For (1) and (2)
Nominal risk-free rate = real risk-free rate + expected inflation rate …(approximately)
Now, a required rate of return must consider all the following:
Required rate of return = real risk-free rate + expected inflation rate + liquidity risk premium + maturity risk premium + default risk premium
So, any rate of return from a risky asset contains a nominal risk-free rate inside it. This is benchmark of what to expect from a security given a level of risk. CAPM model builds over this.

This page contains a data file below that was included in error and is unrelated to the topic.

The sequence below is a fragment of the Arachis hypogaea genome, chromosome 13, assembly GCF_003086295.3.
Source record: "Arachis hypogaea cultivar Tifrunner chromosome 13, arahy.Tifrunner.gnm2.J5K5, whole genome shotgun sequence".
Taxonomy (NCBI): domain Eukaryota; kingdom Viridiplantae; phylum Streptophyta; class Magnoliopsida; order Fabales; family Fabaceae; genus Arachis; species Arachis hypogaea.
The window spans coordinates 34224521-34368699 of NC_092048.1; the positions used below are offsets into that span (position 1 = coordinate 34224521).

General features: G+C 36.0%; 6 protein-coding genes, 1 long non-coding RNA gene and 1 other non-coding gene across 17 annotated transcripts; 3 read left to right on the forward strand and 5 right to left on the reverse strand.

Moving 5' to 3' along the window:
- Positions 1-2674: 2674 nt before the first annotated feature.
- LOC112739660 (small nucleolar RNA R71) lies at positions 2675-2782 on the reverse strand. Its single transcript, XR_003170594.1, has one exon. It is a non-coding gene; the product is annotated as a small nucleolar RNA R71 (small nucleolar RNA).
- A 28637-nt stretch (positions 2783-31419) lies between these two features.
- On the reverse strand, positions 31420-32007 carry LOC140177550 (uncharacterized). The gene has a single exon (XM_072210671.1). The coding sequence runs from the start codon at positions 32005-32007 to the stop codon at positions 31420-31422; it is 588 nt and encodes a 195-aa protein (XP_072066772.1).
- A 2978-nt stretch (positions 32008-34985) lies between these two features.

Real rates of return can be nominal rates of return after deducting expenses like taxes, investment fees and inflation, so they are like the “real” gain to the investor.
Hope this helps,
Would it be correct to say that real risk-free rate is the same as real rates of return?
Real risk-free rate is a real rate of return, but from risk-free assets only.
The most common rates of return are those from risky assets (stocks, bonds and others) and can be real or nominal.
Remember that risk-free assets are theorical, because virtually speaking they have no historical default, but that does not guarantee 100.00% safe investment, there is always a probability of default.
Got it! Thanks again for your eagerness to help me out.